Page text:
Like Frost, contemplating the two roads in the yellow wood, I have often remained still not for fear that the path I was about to follow would lead to some great peril, but knowing that there would always be the other path, the one I did not take. In his poem, Frost approaches the final, familiar words by first saying, “I shall be telling this with a sigh…” He projects into the future his anticipation of regret and by doing so imbues his decision with doubt. He scribes a whisper in the air to haunt his steps with the illusion of greener grass and thereby limits his experience of the present.

There is value in stillness and silence. There is something deeply good about it. When we remain in quiet contemplation, when we meditate on a possible action or word, we are able to bolster our resolve while simultaneously releasing our expectations. In this posture our stillness is paradoxically dynamic as our interiority moves and shifts in response to the mutterings of our will. When we have taken the time to make a decision, we can release ourselves from the haunting whispers of regret. We can experience the path we are on as the only path. We can speak and act with a deep knowing that dismisses all doubt.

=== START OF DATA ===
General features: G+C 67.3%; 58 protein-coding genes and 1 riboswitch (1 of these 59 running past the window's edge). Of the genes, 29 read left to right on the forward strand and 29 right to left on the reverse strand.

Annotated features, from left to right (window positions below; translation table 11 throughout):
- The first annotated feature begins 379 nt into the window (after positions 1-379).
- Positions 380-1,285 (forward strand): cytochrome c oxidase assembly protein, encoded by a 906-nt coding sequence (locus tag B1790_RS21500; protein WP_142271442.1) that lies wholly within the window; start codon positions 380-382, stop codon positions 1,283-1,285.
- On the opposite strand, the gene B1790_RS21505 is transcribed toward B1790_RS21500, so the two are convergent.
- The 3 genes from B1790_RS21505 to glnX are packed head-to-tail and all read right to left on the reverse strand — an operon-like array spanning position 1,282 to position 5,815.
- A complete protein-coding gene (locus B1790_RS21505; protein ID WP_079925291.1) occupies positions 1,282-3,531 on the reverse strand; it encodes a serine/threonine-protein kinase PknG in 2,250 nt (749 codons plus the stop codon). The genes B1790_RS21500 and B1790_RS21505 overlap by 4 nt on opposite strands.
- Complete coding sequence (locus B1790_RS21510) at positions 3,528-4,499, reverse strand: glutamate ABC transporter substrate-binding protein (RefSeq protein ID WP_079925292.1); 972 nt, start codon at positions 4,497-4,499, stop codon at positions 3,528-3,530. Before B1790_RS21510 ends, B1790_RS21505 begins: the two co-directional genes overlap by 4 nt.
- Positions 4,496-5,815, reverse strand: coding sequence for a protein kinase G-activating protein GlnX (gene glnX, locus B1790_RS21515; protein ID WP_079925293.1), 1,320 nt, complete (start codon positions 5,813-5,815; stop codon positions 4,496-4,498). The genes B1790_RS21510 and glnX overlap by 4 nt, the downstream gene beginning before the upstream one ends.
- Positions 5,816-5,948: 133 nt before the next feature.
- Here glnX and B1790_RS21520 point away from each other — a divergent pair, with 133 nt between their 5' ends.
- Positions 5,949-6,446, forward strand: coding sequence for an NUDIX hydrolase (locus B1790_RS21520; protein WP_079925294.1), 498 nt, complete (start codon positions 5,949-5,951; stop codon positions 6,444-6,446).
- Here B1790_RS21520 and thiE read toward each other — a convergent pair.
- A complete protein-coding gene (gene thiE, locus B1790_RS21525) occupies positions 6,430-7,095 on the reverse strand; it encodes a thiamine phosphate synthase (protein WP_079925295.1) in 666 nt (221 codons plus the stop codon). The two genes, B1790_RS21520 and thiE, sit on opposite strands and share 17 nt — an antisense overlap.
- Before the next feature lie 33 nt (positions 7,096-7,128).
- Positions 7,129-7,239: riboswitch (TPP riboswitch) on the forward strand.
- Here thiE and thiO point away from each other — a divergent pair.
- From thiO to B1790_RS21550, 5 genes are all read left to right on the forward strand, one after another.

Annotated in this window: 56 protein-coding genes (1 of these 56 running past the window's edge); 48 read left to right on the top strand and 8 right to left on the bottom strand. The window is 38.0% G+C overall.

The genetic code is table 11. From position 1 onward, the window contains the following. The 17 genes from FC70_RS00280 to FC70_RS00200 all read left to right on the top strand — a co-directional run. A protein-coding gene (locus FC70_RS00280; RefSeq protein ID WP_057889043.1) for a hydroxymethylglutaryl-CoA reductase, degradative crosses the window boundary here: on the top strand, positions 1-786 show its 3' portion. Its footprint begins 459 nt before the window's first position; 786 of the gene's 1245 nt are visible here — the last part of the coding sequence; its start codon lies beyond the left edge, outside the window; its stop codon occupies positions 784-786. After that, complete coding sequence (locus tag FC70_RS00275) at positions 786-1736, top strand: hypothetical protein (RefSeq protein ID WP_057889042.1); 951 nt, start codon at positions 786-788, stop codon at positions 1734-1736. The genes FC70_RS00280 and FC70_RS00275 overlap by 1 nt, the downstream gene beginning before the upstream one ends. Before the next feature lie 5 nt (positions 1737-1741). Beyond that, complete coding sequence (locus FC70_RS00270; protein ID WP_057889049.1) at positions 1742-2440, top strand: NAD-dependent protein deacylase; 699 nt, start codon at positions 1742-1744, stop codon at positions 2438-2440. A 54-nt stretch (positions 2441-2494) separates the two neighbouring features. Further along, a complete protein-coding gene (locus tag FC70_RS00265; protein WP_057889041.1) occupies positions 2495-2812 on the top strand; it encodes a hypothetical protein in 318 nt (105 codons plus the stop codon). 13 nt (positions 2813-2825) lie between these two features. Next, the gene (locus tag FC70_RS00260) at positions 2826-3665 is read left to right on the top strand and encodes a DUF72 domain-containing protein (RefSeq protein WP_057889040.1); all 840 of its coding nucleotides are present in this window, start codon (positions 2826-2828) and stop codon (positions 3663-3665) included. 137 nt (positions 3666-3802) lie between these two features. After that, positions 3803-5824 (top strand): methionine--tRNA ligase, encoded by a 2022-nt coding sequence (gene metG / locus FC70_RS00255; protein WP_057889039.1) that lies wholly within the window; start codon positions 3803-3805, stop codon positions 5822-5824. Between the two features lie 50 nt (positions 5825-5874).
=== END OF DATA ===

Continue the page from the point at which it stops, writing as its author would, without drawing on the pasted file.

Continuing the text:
There is a shadow to stillness and silence, and I have often sat waiting beneath it. Time passes and the decision goes unmade, or the intention goes unfulfilled. When fear, rather than contemplation, holds us, our stillness becomes one of inactivity. We are no longer being contemplative. We are being idle. In idleness, we are afraid to speak, not because we are afraid that we might say something stupid, or say something wrong, but that we might say something so deeply true that we will demand something profound of ourselves, and those around us. We are afraid of stepping forward into the truth we deeply believe in. We are afraid to take that step or say that word.